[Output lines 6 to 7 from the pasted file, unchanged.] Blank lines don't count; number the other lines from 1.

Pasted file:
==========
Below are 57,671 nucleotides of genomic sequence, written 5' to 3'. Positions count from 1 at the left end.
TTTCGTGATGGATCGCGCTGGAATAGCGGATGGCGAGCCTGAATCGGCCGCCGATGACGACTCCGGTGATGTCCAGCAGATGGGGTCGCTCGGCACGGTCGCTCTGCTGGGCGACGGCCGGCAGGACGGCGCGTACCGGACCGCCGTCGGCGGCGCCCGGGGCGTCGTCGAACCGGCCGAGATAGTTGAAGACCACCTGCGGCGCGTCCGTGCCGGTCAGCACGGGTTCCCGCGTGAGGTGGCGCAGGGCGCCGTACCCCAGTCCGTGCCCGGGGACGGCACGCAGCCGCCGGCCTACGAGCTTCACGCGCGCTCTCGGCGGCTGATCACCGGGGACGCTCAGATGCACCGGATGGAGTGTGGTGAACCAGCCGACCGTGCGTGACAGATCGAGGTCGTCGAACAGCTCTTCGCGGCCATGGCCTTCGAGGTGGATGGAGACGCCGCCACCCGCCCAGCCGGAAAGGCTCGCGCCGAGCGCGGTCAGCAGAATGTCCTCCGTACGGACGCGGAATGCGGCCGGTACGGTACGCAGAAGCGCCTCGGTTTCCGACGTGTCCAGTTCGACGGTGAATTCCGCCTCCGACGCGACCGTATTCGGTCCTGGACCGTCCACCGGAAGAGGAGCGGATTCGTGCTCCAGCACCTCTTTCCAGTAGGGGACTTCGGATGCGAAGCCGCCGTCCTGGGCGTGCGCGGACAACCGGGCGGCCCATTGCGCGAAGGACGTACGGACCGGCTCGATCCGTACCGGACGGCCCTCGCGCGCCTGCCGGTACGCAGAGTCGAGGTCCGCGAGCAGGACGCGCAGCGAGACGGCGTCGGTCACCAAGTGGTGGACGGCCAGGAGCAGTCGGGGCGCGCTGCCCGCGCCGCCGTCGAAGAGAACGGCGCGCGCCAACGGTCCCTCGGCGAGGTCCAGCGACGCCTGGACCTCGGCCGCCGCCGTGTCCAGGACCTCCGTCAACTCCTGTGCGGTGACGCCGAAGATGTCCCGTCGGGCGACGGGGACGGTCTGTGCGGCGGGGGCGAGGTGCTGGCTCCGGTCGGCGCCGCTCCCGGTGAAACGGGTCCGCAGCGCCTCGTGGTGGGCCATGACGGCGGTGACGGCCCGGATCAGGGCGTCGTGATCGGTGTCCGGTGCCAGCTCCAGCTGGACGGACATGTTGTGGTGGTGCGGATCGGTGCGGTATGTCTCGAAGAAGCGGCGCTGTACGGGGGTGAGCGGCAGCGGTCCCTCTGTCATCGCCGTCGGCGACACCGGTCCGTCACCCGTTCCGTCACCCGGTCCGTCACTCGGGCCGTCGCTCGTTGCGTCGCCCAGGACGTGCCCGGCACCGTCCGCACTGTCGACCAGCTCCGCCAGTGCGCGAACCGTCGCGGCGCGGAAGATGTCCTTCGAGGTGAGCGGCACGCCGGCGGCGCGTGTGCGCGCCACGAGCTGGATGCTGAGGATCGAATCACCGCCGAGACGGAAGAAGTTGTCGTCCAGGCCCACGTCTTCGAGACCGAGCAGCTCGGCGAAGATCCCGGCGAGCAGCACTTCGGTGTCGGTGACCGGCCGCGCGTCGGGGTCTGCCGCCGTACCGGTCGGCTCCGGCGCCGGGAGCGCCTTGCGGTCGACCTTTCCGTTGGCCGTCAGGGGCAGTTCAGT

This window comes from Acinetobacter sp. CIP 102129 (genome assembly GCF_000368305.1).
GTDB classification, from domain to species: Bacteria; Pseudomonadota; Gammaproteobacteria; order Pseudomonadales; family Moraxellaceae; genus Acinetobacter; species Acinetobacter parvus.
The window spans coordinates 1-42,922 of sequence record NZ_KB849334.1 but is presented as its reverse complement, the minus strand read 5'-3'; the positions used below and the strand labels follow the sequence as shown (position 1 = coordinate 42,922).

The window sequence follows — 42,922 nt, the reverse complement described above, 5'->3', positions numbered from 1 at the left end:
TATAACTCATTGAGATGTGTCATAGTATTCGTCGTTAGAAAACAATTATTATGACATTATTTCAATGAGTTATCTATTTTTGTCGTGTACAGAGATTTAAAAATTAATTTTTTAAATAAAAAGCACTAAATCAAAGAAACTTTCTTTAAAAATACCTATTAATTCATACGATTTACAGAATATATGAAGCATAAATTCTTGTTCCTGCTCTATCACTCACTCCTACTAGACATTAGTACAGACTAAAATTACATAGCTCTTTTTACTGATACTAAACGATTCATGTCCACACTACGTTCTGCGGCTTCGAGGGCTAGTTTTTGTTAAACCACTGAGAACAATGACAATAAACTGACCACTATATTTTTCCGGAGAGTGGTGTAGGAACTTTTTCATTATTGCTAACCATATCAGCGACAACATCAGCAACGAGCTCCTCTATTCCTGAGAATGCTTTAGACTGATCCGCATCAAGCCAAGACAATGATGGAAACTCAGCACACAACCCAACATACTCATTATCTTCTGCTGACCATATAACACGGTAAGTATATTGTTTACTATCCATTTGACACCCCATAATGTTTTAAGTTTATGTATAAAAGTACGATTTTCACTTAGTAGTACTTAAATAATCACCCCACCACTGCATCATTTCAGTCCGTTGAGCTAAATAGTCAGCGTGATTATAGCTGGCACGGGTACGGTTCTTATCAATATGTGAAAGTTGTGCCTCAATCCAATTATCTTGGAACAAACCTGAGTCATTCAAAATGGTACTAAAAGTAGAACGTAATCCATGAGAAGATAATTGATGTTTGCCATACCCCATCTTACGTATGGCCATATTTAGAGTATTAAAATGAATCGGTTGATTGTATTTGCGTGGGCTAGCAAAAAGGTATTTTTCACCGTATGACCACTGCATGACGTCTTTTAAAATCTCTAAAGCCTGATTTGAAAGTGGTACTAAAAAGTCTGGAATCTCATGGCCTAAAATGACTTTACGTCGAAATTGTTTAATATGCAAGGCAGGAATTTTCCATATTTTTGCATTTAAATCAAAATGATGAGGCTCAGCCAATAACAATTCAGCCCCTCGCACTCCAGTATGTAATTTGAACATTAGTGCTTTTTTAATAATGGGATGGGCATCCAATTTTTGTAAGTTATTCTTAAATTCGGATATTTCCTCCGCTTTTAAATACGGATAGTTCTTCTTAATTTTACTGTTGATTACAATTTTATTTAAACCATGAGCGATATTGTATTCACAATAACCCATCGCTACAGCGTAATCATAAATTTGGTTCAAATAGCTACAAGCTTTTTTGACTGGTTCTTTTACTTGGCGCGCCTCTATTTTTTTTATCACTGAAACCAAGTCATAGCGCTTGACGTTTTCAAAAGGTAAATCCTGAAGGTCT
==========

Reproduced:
The window sequence follows — 42,922 nt, the reverse complement described above, 5'->3', positions numbered from 1 at the left end:
TATAACTCATTGAGATGTGTCATAGTATTCGTCGTTAGAAAACAATTATTATGACATTATTTCAATGAGTTATCTATTTTTGTCGTGTACAGAGATTTAAAAATTAATTTTTTAAATAAAAAGCACTAAATCAAAGAAACTTTCTTTAAAAATACCTATTAATTCATACGATTTACAGAATATATGAAGCATAAATTCTTGTTCCTGCTCTATCACTCACTCCTACTAGACATTAGTACAGACTAAAATTACATAGCTCTTTTTACTGATACTAAACGATTCATGTCCACACTACGTTCTGCGGCTTCGAGGGCTAGTTTTTGTTAAACCACTGAGAACAATGACAATAAACTGACCACTATATTTTTCCGGAGAGTGGTGTAGGAACTTTTTCATTATTGCTAACCATATCAGCGACAACATCAGCAACGAGCTCCTCTATTCCTGAGAATGCTTTAGACTGATCCGCATCAAGCCAAGACAATGATGGAAACTCAGCACACAACCCAACATACTCATTATCTTCTGCTGACCATATAACACGGTAAGTATATTGTTTACTATCCATTTGACACCCCATAATGTTTTAAGTTTATGTATAAAAGTACGATTTTCACTTAGTAGTACTTAAATAATCACCCCACCACTGCATCATTTCAGTCCGTTGAGCTAAATAGTCAGCGTGATTATAGCTGGCACGGGTACGGTTCTTATCAATATGTGAAAGTTGTGCCTCAATCCAATTATCTTGGAACAAACCTGAGTCATTCAAAATGGTACTAAAAGTAGAACGTAATCCATGAGAAGATAATTGATGTTTGCCATACCCCATCTTACGTATGGCCATATTTAGAGTATTAAAATGAATCGGTTGATTGTATTTGCGTGGGCTAGCAAAAAGGTATTTTTCACCGTATGACCACTGCATGACGTCTTTTAAAATCTCTAAAGCCTGATTTGAAAGTGGTACTAAAAAGTCTGGAATCTCATGGCCTAAAATGACTTTACGTCGAAATTGTTTAATATGCAAGGCAGGAATTTTCCATATTTTTGCATTTAAATCAAAATGATGAGGCTCAGCCAATAACAATTCAGCCCCTCGCACTCCAGTATGTAATTTGAACATTAGTGCTTTTTTAATAATGGGATGGGCATCCAATTTTTGTAAGTTATTCTTAAATTCGGATATTTCCTCCGCTTTTAAATACGGATAGTTCTTCTTAATTTTACTGTTGATTACAATTTTATTTAAACCATGAGCGATATTGTATTCACAATAACCCATCGCTACAGCGTAATCATAAATTTGGTTCAAATAGCTACAAGCTTTTTTGACTGGTTCTTTTACTTGGCGCGCCTCTATTTTTTTTATCACTGAAACCAAGTCATAGCGCTTGACGTTTTCAAAAGGTAAATCCTGAAGGTCT